Antarctica Journal – Day One

December 29, 2010

54° 48.5′ South, 066° 17.9′ West
Wind speed/direction Force 3 east southeast

It’s been at least 72 hours since I’ve had more than an hour’s sleep at a time.  From bribing a cabbie to take me through the snow heavy streets of NYC to JFK, to the begging and pleading in order to get rebooked on flights, to the hour standing outside at 1 in the morning waiting for yet another cab to take me from JFK to LaGuardia, to waiting at LGA till 8am to fly to Atlanta, flying on to Dallas, then flying to Buenos Aires, then flying to Ushuaia…

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Oh, and… American Airlines lost my luggage so yeah, shopping was how I spent the 45 minutes I had in Ushuaia (a lovely resort town that begged for exploration which alas I couldn’t do).   A quick drop into a half a dozen shops provided me with two sets of fleece pants, long johns (pants & shirts), fleece pullovers, a fleece jacket, hat, cowl, scarf, mittens, sock liners and socks, some basic toiletries, and a tube of serious sunblock.  While this only represented a small portion of what I believed needed for a comfortable 10 days in the Antarctic, I knew it would be enough if I stayed on top of nightly hand washing in the sink.

Of course, my struggles were nothing compared to the Herculean efforts of Shackleton, Scott, Amundsen, and the many others who braved Antarctica in the early 20th century.

The idea that you can just hop on a few planes to get down to Ushuaia, the gate city to Antarctica (in a sense, the actual last city), or that you can easily replace high-tech polar gear at the last second (did I mention the airline lost my luggage?), is astounding.   Hey, they didn’t even have micro-fiber fleece and hand warming packs back then. (Not that I was able to replace the packs – those seemed unattainable in the region and must be more a Northern Hemisphere luxury).

But enough of how the travel here pushed me beyond what I thought were my limits… except for one thing – a small lesson from the universe I received along the way (the first of many, I hope).  A few days back – while camping out with a good thousand other souls at JFK Airport, I happened to run into TJ Thyne.  While most will know him as Hodgins on Bones, he’s also the lead in Validation, an award-winning short I show in my screenwriting course each semester.  In a nutshell, the film is about a man who validates parking tickets for a living, but what he really does is go out of his way to generously say something positive – to validate – those around him.

This has been a tough year.  Not just for me, but pretty much everyone I know.  We’re all worn out, pushing ourselves just to keep going forward.  I’m as guilty as anyone for not taking the two seconds to express recognition of others when we interact.  We are each individuals with something unique to bring to the table.  Letting someone know that you recognize their distinctiveness, by validating their existence — it’s remarkable how a tough day, a tough year, a tough life, becomes softened just a bit.

OK – going past the epiphany for the day, I’m now aboard the Polar Star

The ship is a sturdy ice breaker.  It’s red hull, green painted decks, and white washed cabins evoke a cheery assurance that whatever may come, the Polar Star will endure.  Unlike that top-heavy ship which went awry in the notorious Drake in December, I had no doubts we’d be fine.  Best part about the ship?  The bridge is open to anyone, day or night.   Up on the 6th deck, the bridge carries the latest in satellite navigation coupled with a few well-kept naval traditions.  Brass and wood blend with the high-tech, capped off by surrounding windows which looked out in all directions.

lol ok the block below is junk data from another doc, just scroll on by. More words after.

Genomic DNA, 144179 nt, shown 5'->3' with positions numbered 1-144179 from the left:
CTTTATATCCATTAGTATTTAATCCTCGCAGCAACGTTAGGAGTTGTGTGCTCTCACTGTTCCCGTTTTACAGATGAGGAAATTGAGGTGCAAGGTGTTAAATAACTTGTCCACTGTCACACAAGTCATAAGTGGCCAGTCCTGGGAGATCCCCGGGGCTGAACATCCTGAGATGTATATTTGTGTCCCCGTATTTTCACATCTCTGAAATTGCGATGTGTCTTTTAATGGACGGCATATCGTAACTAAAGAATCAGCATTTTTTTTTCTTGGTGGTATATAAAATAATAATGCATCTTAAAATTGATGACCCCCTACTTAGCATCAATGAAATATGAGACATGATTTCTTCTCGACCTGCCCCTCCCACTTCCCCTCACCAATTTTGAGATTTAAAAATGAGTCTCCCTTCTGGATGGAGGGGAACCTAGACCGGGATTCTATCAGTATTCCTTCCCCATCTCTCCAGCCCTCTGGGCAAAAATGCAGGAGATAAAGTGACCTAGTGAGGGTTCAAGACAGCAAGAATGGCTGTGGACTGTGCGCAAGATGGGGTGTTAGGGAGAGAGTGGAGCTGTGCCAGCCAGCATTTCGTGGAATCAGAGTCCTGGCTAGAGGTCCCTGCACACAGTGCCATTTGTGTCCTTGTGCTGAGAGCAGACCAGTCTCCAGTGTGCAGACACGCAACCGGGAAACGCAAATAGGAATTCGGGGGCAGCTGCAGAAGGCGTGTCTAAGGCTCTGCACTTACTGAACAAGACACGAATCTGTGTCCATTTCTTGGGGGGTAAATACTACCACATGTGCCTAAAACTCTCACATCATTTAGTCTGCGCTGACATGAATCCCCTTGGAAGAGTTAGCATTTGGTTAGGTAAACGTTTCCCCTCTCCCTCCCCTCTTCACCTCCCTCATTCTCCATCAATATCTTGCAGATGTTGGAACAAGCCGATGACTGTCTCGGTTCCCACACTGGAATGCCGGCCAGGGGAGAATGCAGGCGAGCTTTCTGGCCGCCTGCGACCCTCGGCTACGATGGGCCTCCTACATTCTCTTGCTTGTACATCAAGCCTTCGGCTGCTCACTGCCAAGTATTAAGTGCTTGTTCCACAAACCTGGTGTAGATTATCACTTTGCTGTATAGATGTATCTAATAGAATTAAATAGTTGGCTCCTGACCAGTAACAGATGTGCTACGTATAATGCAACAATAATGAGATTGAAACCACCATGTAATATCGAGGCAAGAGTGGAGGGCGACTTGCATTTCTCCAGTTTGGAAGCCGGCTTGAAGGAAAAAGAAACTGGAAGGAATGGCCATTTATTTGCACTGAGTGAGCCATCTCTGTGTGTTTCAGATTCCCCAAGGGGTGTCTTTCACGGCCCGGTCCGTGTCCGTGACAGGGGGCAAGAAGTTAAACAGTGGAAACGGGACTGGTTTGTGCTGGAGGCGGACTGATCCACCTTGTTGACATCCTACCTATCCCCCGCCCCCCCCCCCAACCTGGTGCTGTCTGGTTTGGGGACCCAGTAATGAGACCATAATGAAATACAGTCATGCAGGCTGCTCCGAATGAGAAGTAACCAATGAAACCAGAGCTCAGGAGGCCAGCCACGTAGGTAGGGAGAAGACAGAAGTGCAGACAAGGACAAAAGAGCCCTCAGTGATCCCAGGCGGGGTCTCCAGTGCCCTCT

We met the expedition leader, a woman by the name of Hannah Lawson.  Part zoologist, part artist (she spends the Antarctic winters in her studio in the English Pennines.   Any penguin or whale sighting is cause to celebrate for Hannah – even if that sighting comes at 6 in the morning when you’d rather be warmly ensconced in your bunk.  Her cheery announcements over the PA system beat any alarm clock on the face of the planet.  There’s a sense of absolute calm and joie de vivre in the woman’s every choice of action.  Her enthusiasm is contagious as she details what lies ahead.  Her love of the penguins is particularly evident when reading through the daily “call sheets” for what each day’s landings will entail.  Seeing the iconic black and white birds is more an afterthought to my reasons for coming, but I’m more than willing to enjoy the penguins – considered by superstitious seamen to be the lost souls of former sailors.  Don’t get me wrong, they’re cute, but as my kid recently pointed out, the penguin is the pigeon of the Antarctic.


It’s 11:22pm ship-time and we’re clearing the Beagle Channel as I write this.  A pilot tug escorted the icebreaker through the channel, past Magellan penguins diving in and out of the chilly black waters, past a few porpoises dashing around the boat, and into the wide open waters of the notorious Drake Passage.  The ship is rocking back and forth, very much like a giant cradle lulling me into a comatose state.  I’ve much to share from the first few hours onboard about the crew, the expedition leaders, and a few other interesting passengers I’ve been fortunate to meet in addition to the researchers who’ve dedicated their lives to travelling down to the bottom of the world.

But that will all have to come tomorrow.  I’m toast.  Happy toast (being out on open waters does that to this overgrown kid), but still… toast.